Anna Fenton

FRACP

 Endocrinologist

 Christchurch Women’s

 Hospital

Anna Sullivan

Dr Anna Sullivan has worked as a consultant in Emergency medicine since 1996 with
experience in Australia and New Zealand.
She has been working in the Emergency Department, Wellington Hospital, Wellington,
New Zealand since 2002.
Dr Sullivan has completed both the participant and facilitator Advanced and Complex
Medical Emergencies courses designed for Fellows of the Australasian College for
Emergency Medicine. These focus on understanding risks and error in medicine.
She has gained experience in adult learning as an instructor on advanced paediatric life
support courses.
Dr Sullivan has also trained new instructors on the New Zealand Advanced Paediatric Life
Support instructor courses.
Previously she was a clinical lecturer at University of Otago Wellington School of Medicine.

Anne MacGregor

Following my medical degree from St Bartholomew’s Hospital, London I began training in headache medicine. Noticing an important link between the menstrual cycle and migraine, I furthered my knowledge with additional training in Sexual and Reproductive Healthcare. 

Current Employment

I am Honorary Professor, Centre for Neuroscience and Trauma, Blizard Institute of Cell and Molecular Science, Barts and the London School of Medicine and Dentistry, having been Honorary Senior Lecturer since 2004. I am also a specialist in Sexual and Reproductive Healthcare at Barts Sexual Health Centre and Visiting Speaker at the School of Medicine, Keele University.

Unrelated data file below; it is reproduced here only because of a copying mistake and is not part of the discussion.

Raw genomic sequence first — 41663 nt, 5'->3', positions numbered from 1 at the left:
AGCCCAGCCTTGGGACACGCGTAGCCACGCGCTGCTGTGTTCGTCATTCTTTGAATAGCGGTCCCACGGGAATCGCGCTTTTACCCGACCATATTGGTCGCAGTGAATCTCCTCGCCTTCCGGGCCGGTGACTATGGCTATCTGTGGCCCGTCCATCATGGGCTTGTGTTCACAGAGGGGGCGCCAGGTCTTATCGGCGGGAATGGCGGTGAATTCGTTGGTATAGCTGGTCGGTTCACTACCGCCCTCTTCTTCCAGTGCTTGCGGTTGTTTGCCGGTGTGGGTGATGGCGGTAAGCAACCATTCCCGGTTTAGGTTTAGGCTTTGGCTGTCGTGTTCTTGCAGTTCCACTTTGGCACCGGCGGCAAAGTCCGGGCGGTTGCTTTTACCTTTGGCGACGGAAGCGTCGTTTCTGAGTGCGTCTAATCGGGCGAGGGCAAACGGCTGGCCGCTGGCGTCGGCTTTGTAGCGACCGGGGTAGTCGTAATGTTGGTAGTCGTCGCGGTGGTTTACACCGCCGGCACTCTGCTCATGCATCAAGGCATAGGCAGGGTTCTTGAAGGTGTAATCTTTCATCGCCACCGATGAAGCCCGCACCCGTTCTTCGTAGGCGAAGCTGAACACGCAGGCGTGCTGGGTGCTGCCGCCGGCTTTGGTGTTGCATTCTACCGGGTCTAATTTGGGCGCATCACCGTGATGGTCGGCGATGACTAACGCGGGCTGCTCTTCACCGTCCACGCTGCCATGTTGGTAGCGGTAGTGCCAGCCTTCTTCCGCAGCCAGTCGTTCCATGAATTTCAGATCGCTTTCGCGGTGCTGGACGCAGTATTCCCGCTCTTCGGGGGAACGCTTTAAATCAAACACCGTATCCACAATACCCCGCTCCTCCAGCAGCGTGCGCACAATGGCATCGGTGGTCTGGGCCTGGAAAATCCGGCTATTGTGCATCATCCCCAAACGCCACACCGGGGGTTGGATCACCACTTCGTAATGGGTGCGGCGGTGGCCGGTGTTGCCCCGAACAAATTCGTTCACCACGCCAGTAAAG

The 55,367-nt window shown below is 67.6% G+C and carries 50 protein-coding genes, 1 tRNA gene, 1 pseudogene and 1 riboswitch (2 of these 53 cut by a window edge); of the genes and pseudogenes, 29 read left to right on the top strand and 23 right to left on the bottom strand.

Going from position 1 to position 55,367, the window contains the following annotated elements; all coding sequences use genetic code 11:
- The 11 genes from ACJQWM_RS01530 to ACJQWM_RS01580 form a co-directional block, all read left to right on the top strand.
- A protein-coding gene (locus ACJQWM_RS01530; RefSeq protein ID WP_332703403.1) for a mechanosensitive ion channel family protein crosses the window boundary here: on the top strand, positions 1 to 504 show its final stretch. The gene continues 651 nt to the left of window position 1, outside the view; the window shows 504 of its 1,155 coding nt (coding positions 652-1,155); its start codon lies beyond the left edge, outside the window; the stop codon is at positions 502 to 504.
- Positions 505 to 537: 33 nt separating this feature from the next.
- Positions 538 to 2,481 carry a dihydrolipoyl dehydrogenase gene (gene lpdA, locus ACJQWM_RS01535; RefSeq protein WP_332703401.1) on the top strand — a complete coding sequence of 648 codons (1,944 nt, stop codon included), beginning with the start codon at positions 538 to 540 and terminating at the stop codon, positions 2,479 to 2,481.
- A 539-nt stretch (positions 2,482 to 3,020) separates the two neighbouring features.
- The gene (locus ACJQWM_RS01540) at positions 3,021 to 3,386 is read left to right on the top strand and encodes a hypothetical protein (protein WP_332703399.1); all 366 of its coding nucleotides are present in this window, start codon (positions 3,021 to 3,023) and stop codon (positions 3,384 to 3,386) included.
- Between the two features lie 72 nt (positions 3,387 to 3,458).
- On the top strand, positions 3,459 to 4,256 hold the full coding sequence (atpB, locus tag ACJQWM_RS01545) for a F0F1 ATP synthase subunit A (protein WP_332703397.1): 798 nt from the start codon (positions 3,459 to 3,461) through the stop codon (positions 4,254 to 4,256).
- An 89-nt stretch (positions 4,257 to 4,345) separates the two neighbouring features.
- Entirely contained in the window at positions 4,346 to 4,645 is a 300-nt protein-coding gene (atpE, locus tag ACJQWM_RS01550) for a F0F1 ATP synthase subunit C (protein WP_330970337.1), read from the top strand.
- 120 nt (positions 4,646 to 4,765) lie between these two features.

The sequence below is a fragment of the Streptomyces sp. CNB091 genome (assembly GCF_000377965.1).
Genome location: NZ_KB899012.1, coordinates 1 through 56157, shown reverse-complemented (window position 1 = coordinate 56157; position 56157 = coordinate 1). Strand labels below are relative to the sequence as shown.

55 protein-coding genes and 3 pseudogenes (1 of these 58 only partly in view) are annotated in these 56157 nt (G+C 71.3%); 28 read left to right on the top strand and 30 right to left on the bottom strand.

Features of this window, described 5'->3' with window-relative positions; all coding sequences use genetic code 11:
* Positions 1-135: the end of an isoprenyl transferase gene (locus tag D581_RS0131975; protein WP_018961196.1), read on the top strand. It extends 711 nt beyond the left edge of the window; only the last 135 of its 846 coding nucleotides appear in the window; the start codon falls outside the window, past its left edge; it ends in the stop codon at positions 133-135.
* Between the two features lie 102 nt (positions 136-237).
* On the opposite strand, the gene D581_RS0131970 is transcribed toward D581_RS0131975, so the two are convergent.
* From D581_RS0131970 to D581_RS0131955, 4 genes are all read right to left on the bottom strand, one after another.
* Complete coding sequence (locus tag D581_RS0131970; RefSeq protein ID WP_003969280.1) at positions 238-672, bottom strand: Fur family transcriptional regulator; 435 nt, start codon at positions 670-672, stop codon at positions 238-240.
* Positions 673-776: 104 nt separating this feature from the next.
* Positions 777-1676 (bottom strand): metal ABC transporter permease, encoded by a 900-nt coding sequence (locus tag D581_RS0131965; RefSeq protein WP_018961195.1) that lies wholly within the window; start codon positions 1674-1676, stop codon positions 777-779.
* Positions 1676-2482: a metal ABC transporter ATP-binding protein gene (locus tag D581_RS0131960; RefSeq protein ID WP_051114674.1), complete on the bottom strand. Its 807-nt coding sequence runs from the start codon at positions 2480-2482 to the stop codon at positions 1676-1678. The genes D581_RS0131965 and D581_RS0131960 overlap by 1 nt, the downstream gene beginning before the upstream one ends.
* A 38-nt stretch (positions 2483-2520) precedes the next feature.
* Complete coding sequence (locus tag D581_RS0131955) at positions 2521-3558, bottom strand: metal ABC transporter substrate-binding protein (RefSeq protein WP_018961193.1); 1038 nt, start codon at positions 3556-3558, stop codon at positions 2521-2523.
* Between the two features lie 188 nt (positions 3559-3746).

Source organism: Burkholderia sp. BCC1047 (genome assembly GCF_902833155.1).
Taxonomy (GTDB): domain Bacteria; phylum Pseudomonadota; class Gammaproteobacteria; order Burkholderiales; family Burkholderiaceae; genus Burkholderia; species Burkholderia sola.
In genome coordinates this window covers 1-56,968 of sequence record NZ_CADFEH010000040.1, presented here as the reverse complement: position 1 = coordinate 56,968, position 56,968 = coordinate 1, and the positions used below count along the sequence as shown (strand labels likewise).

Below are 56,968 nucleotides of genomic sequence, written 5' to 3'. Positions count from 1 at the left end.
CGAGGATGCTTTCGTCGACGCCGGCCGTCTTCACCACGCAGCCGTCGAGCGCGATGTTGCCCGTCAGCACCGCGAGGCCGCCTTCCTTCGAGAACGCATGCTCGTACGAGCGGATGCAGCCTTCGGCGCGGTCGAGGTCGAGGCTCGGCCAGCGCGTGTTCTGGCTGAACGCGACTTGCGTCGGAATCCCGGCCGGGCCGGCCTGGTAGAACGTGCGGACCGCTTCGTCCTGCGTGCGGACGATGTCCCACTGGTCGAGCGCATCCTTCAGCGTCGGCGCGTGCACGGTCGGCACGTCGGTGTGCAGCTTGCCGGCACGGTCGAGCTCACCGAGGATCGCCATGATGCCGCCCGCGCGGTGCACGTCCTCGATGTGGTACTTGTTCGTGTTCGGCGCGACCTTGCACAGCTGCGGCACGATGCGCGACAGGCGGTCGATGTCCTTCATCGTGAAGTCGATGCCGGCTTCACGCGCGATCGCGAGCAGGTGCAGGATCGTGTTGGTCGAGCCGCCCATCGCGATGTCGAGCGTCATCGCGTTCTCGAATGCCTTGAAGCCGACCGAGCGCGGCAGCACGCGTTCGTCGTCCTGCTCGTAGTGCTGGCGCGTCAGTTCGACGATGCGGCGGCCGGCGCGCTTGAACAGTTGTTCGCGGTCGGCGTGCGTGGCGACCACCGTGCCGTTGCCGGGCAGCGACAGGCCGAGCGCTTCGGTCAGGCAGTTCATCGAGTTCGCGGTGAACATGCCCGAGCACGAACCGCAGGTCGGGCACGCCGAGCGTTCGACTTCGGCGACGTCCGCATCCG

Past Employment

I worked at the City of London Migraine Clinic from 1988, becoming Director of Clinical Research in 1999, until my resignation in 2011. I was responsible for all research portfolio at the City of London Migraine Clinic, writing protocols and running clinical trials of in-house research, securing research funding, ethical approval and running sponsored pharmaceutical research. I employed seven specialty doctors to run the service and was responsible for their initial and continuing training.

I ran the Menopause Clinic at St Bartholomew’s Hospital from 1993 to 2005 and was a Medical Advisor at the Margaret Pyke Memorial Trust from 1999 to 2004.

Professional Memberships

I am registered with the General Medical Council (GMC) and am a member of the Institute of Clinical Research (MICR). Society memberships include the American Headache Society (AHS), Anglo-Dutch Migraine Association (ADMA), Association of Reproductive Healthcare Professionals (ARHP), North American Menopause Society (NAMS), British Menopause Society (BMS), British Pain Society (BPS), International Headache Society (IHS) and Institute of Psychosexual Medicine (IPM).

Media

I speak on radio and television and have written several features for the lay and medical popular press.